By Joe Rector
By now, millions of Americans have filed their tax returns; usually those folks are anticipating a refund. Citizens who might owe more taxes are a bit slower to file, and some request extensions to push back the dates that they must make the final accounting. For most of us, the three things that are for sure in this life are life, death, taxes.
As a teenager, I worked in the summers and during high school years. The pay was low, but money was in short supply, and any little bit helped. Each pay period, I’d receive a pay stub that told the total I’d made and how much was withheld for social security and for federal income taxes. The first of these checks came when I was 15 and working at the Copper Kettle.
Over the years, I continued part-time jobs, and as the pay grew, so did the amount of taxes and social security deductions. My understanding of the whole system was minimal, but when a refund check arrived sometime after the first of each year, I excitedly put the funds into savings.
I began teaching in 1974 for $7200 a year. My goal was to make $10,000 a year, a sum that I thought would make me rich. Amy and I also married that year. So began the life of filing as a married couple. Most years, our return was small, but any extra cash that came in was welcome.
Our family grew and so did our income. We were by no means rich, but we lived a comfortable middle-class life. Our daughter was born on April 15, and I immediately dubbed her “our new little tax deduction.” Dallas came four years later, and again we claimed another deduction.
Like other families, we had a mortgage and other things that could be claimed as deductions. For most of our lives, Amy has completed the forms and filed our taxes. Any refunds we received were either put into savings or applied to outstanding bills that we had.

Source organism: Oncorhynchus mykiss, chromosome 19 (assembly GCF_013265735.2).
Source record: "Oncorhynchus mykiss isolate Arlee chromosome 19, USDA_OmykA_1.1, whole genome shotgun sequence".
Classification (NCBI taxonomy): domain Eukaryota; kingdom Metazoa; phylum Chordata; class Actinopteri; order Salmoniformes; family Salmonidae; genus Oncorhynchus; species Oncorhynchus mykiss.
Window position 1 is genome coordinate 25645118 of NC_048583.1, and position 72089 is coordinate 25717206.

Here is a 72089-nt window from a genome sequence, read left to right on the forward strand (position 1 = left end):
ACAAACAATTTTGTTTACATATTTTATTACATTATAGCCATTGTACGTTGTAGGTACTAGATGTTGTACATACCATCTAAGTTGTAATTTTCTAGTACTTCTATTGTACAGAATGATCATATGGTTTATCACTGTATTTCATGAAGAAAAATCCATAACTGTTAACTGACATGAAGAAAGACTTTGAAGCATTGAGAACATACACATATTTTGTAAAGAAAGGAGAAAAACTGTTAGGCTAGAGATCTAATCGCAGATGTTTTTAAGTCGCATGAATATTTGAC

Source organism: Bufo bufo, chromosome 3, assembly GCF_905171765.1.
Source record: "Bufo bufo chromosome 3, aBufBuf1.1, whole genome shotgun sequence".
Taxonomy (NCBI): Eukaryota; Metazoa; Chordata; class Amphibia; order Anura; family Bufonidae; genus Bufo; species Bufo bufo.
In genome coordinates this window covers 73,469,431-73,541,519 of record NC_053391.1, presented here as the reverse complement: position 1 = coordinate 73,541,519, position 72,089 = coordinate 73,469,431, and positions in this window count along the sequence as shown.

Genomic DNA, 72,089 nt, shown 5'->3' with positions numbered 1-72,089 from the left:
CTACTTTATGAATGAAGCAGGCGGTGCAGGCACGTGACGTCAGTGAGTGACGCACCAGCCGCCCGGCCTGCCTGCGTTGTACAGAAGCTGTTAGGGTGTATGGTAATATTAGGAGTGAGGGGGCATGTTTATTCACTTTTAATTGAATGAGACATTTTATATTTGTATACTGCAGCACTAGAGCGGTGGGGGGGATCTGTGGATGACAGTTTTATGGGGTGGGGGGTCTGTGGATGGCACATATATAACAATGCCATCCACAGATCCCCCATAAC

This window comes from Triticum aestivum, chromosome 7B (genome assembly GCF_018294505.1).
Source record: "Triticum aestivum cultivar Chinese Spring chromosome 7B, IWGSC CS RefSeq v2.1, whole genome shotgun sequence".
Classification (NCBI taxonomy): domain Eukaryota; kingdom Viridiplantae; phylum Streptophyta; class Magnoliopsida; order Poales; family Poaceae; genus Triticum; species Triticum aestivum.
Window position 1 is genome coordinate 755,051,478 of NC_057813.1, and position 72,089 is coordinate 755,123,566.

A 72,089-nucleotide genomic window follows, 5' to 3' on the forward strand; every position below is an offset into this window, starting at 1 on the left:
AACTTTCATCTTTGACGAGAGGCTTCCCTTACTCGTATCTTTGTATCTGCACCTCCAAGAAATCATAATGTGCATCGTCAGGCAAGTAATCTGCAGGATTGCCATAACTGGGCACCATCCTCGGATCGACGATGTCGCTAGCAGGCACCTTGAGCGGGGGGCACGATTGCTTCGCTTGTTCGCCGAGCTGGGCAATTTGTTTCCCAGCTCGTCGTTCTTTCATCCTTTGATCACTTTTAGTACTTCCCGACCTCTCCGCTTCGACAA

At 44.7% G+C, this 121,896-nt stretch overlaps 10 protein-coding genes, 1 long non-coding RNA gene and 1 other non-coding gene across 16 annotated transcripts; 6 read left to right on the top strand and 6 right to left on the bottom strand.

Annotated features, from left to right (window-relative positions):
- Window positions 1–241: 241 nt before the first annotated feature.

Eventually, our children went on their own ways and no longer were helpful to our tax liability. Thankfully, we had paid off our mortgage. All of a sudden, Amy and I stared down the barrel of a tax system that failed to reward “no debt” filers. A few years back our income dramatically dipped. We made less but had to pay more taxes; how is that right?
The rich folks in our country pay less (as a percentage of income) in taxes than most of us. Go figure! I know some people have done somewhat better on paychecks since the Trump tax cuts, but many are surprised that their refund checks are smaller than they’d expected. According to the Tax Policy Center study, the lauded tax cuts we lesser earners receive will end in 2025, and by 2027, only the top 1% tax filers will receive 82.3% of returns.
I have never minded paying my taxes. If citizens want services, they must be willing to pay for them. It’s like paying the piper. Yes, too much of our tax dollars are wasted; too many sectors take a disproportionate share of those dollars. I also think that people should be allowed to enjoy the fruits of their labors. At the same time, those who are wealthy should pay a fairer share. Companies should not thrive while not paying a dime in taxes.
Don’t forget that April 15 is the tax deadline. I hope you receive a nice check in the mail. As for Amy and me, we’ll keep our fingers crossed as the forms and W-2’s are figured. Good luck!